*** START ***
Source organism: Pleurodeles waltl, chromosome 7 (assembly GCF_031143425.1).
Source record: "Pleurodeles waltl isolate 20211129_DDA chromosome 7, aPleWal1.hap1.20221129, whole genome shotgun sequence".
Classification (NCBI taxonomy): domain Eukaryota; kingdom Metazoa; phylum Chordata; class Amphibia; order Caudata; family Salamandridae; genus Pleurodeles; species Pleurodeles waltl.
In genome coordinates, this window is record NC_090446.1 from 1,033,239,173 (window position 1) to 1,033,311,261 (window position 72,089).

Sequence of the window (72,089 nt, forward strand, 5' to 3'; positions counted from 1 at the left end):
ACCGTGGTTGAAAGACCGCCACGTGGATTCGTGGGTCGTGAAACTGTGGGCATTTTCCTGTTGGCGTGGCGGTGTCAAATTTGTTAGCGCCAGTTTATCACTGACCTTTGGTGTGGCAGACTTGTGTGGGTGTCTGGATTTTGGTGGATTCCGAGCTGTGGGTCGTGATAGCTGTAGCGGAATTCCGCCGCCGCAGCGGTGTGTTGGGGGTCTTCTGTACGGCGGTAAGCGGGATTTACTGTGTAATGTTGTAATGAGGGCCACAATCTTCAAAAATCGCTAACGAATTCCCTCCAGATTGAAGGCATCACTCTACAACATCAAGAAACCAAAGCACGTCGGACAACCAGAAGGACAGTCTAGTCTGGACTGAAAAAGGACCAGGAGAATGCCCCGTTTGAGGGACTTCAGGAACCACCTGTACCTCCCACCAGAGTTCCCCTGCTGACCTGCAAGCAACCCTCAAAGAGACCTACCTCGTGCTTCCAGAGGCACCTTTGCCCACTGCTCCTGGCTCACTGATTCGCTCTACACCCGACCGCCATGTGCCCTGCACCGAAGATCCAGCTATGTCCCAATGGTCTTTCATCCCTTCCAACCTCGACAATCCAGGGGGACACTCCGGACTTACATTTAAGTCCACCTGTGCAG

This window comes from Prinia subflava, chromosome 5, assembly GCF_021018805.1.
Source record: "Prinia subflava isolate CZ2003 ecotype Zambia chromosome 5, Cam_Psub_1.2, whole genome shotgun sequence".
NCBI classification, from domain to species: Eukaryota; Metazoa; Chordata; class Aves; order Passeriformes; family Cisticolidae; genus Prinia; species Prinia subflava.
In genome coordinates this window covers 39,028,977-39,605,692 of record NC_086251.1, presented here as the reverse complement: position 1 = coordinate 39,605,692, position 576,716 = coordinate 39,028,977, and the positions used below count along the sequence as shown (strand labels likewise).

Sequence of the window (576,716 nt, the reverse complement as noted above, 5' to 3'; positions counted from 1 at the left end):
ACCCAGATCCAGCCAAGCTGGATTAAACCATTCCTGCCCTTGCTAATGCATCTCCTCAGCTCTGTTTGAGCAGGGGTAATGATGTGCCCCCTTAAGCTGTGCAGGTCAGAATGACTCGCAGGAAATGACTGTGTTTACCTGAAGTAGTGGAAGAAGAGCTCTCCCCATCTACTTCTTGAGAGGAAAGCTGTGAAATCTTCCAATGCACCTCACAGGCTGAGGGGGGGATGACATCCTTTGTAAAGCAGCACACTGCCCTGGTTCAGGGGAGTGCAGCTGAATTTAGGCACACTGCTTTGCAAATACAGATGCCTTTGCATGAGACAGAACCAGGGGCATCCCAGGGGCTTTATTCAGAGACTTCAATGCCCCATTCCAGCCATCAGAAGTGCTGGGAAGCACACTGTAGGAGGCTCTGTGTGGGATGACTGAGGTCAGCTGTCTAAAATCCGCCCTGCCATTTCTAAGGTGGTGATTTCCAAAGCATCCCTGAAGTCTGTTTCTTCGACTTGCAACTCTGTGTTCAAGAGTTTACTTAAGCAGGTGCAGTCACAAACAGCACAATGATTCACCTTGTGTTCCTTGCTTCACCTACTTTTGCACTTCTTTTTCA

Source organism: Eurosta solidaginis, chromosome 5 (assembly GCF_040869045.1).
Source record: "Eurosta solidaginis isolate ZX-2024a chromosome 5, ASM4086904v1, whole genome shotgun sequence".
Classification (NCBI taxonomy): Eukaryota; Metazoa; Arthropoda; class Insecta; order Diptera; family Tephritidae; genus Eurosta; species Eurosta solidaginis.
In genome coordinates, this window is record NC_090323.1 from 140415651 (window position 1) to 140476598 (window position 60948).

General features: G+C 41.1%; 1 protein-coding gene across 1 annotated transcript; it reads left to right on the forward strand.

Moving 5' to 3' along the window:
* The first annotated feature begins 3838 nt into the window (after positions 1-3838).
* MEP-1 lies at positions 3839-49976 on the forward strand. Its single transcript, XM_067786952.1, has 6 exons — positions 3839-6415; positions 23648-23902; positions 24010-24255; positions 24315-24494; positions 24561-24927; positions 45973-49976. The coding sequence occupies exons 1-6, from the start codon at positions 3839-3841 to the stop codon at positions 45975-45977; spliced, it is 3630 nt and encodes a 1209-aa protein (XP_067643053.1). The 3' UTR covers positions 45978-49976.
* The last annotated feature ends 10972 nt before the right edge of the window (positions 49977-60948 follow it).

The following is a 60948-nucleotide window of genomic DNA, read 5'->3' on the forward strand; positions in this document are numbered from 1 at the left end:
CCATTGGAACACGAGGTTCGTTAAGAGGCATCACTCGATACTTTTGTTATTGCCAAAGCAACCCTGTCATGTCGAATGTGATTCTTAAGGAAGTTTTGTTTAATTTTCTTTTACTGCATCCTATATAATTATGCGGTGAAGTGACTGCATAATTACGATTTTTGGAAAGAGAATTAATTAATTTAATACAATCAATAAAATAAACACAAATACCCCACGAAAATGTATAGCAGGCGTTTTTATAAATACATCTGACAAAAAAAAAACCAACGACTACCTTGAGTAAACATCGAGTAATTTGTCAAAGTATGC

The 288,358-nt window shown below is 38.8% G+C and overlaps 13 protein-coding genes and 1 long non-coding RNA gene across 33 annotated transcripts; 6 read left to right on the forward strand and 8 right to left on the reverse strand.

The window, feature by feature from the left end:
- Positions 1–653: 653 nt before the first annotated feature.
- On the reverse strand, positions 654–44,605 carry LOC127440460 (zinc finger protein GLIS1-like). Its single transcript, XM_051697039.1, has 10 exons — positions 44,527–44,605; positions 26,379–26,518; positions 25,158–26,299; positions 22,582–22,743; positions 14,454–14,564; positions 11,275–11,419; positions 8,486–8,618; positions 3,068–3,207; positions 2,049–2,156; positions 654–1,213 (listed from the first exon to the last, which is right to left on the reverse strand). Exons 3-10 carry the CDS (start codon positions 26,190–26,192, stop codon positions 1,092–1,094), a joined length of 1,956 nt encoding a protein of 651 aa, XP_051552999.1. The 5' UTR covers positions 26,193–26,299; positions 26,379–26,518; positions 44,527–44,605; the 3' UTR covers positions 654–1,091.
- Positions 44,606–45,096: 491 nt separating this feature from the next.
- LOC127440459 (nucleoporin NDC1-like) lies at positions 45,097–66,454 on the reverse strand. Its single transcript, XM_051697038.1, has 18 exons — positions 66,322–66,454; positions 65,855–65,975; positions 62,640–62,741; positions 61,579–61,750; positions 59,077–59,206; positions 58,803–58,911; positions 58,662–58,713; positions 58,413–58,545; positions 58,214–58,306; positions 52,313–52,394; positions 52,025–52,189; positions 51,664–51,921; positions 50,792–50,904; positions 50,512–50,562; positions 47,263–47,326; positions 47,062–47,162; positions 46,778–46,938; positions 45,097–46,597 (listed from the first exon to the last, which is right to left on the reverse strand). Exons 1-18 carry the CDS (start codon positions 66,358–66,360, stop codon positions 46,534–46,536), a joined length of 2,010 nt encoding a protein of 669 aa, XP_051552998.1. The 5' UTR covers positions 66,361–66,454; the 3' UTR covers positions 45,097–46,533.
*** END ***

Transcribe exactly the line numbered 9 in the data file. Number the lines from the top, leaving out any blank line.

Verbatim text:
NCBI classification, from domain to species: Eukaryota; Metazoa; Chordata; class Aves; order Passeriformes; family Cisticolidae; genus Prinia; species Prinia subflava.